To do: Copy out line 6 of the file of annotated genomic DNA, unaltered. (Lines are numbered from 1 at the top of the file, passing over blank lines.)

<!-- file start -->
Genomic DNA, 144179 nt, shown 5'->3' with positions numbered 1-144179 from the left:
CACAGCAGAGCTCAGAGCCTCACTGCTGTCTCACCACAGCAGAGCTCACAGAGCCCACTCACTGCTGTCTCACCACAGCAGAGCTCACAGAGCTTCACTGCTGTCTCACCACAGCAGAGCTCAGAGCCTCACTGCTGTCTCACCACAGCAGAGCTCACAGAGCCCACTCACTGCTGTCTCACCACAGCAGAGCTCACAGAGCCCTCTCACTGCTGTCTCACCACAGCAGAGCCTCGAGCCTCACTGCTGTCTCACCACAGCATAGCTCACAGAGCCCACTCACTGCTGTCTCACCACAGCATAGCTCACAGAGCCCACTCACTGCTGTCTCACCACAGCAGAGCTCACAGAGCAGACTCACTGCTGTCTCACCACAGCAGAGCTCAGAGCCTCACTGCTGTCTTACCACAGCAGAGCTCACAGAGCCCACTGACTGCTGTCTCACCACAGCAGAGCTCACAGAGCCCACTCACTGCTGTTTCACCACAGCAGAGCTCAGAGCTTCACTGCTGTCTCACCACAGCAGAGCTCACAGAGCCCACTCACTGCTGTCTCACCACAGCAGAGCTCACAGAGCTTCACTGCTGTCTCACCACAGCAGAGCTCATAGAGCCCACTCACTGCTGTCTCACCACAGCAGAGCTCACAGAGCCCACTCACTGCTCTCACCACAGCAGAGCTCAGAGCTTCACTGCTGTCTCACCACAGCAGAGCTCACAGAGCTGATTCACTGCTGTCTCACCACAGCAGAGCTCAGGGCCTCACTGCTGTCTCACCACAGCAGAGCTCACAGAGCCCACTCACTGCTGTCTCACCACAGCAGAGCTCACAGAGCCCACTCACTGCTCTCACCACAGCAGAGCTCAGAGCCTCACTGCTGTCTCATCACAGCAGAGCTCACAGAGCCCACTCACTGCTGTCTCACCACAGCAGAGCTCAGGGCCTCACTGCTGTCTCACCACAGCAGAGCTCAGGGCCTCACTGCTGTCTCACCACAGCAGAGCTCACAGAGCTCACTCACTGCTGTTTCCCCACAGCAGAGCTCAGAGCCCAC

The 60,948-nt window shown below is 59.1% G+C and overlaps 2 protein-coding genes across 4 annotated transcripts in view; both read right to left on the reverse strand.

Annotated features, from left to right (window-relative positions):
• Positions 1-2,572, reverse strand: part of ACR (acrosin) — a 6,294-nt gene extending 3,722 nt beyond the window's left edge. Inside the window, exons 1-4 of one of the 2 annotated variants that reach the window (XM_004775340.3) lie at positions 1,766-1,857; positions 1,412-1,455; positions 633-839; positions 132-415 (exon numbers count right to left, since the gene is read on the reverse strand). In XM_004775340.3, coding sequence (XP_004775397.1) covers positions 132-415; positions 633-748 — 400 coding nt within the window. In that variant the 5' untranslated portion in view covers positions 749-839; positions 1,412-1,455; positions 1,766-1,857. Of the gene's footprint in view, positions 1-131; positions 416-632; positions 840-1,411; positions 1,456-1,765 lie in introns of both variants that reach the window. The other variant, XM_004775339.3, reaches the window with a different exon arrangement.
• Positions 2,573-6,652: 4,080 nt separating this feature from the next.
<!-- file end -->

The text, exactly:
• Positions 2,573-6,652: 4,080 nt separating this feature from the next.